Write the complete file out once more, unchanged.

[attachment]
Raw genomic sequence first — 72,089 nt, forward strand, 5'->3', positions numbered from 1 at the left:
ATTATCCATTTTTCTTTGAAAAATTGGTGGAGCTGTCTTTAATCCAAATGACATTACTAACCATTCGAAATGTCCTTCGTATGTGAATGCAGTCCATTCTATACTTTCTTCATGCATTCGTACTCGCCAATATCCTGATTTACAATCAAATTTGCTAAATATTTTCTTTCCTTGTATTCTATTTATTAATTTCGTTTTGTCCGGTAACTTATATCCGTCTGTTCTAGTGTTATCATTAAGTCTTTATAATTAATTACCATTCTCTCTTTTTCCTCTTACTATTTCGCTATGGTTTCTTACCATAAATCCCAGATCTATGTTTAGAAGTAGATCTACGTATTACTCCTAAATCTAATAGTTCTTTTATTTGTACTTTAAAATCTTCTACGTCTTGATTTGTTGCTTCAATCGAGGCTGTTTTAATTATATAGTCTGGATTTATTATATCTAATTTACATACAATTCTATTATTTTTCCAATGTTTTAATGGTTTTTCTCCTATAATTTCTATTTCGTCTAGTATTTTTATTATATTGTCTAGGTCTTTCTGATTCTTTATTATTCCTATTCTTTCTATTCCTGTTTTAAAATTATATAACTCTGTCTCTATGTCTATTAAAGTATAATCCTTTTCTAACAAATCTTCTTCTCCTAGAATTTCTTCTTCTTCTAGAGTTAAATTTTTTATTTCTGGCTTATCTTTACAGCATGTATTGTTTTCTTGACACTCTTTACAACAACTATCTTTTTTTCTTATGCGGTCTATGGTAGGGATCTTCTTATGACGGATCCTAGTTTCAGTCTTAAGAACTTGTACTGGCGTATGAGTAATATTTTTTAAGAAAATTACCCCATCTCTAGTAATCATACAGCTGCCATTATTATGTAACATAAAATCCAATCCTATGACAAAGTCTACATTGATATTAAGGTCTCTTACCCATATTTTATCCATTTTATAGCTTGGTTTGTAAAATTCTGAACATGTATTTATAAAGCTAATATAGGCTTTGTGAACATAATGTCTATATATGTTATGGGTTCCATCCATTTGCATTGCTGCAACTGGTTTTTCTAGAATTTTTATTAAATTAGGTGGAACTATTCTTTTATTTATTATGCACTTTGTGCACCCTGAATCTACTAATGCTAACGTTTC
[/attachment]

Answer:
Raw genomic sequence first — 72,089 nt, forward strand, 5'->3', positions numbered from 1 at the left:
ATTATCCATTTTTCTTTGAAAAATTGGTGGAGCTGTCTTTAATCCAAATGACATTACTAACCATTCGAAATGTCCTTCGTATGTGAATGCAGTCCATTCTATACTTTCTTCATGCATTCGTACTCGCCAATATCCTGATTTACAATCAAATTTGCTAAATATTTTCTTTCCTTGTATTCTATTTATTAATTTCGTTTTGTCCGGTAACTTATATCCGTCTGTTCTAGTGTTATCATTAAGTCTTTATAATTAATTACCATTCTCTCTTTTTCCTCTTACTATTTCGCTATGGTTTCTTACCATAAATCCCAGATCTATGTTTAGAAGTAGATCTACGTATTACTCCTAAATCTAATAGTTCTTTTATTTGTACTTTAAAATCTTCTACGTCTTGATTTGTTGCTTCAATCGAGGCTGTTTTAATTATATAGTCTGGATTTATTATATCTAATTTACATACAATTCTATTATTTTTCCAATGTTTTAATGGTTTTTCTCCTATAATTTCTATTTCGTCTAGTATTTTTATTATATTGTCTAGGTCTTTCTGATTCTTTATTATTCCTATTCTTTCTATTCCTGTTTTAAAATTATATAACTCTGTCTCTATGTCTATTAAAGTATAATCCTTTTCTAACAAATCTTCTTCTCCTAGAATTTCTTCTTCTTCTAGAGTTAAATTTTTTATTTCTGGCTTATCTTTACAGCATGTATTGTTTTCTTGACACTCTTTACAACAACTATCTTTTTTTCTTATGCGGTCTATGGTAGGGATCTTCTTATGACGGATCCTAGTTTCAGTCTTAAGAACTTGTACTGGCGTATGAGTAATATTTTTTAAGAAAATTACCCCATCTCTAGTAATCATACAGCTGCCATTATTATGTAACATAAAATCCAATCCTATGACAAAGTCTACATTGATATTAAGGTCTCTTACCCATATTTTATCCATTTTATAGCTTGGTTTGTAAAATTCTGAACATGTATTTATAAAGCTAATATAGGCTTTGTGAACATAATGTCTATATATGTTATGGGTTCCATCCATTTGCATTGCTGCAACTGGTTTTTCTAGAATTTTTATTAAATTAGGTGGAACTATTCTTTTATTTATTATGCACTTTGTGCACCCTGAATCTACTAATGCTAACGTTTC